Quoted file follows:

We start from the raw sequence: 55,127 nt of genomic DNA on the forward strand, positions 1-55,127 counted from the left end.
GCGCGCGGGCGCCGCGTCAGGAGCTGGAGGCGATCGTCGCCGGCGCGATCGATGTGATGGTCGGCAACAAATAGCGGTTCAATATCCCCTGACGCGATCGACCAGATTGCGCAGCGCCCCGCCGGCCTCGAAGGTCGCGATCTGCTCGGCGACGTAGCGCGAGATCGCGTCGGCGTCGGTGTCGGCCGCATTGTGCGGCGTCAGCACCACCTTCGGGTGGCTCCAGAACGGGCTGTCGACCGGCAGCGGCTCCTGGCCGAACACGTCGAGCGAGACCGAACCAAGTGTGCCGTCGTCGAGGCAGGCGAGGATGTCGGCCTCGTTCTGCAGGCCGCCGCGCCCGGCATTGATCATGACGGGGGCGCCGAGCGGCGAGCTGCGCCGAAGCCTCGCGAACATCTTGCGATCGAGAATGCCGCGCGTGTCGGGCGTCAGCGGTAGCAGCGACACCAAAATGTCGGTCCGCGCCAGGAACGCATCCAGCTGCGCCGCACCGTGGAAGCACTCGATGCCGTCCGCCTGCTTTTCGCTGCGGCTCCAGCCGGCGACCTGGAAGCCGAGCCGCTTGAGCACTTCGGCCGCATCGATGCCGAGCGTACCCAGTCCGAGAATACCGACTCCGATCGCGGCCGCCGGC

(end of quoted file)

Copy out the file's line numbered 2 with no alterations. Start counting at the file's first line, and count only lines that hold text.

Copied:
GCGCGCGGGCGCCGCGTCAGGAGCTGGAGGCGATCGTCGCCGGCGCGATCGATGTGATGGTCGGCAACAAATAGCGGTTCAATATCCCCTGACGCGATCGACCAGATTGCGCAGCGCCCCGCCGGCCTCGAAGGTCGCGATCTGCTCGGCGACGTAGCGCGAGATCGCGTCGGCGTCGGTGTCGGCCGCATTGTGCGGCGTCAGCACCACCTTCGGGTGGCTCCAGAACGGGCTGTCGACCGGCAGCGGCTCCTGGCCGAACACGTCGAGCGAGACCGAACCAAGTGTGCCGTCGTCGAGGCAGGCGAGGATGTCGGCCTCGTTCTGCAGGCCGCCGCGCCCGGCATTGATCATGACGGGGGCGCCGAGCGGCGAGCTGCGCCGAAGCCTCGCGAACATCTTGCGATCGAGAATGCCGCGCGTGTCGGGCGTCAGCGGTAGCAGCGACACCAAAATGTCGGTCCGCGCCAGGAACGCATCCAGCTGCGCCGCACCGTGGAAGCACTCGATGCCGTCCGCCTGCTTTTCGCTGCGGCTCCAGCCGGCGACCTGGAAGCCGAGCCGCTTGAGCACTTCGGCCGCATCGATGCCGAGCGTACCCAGTCCGAGAATACCGACTCCGATCGCGGCCGCCGGC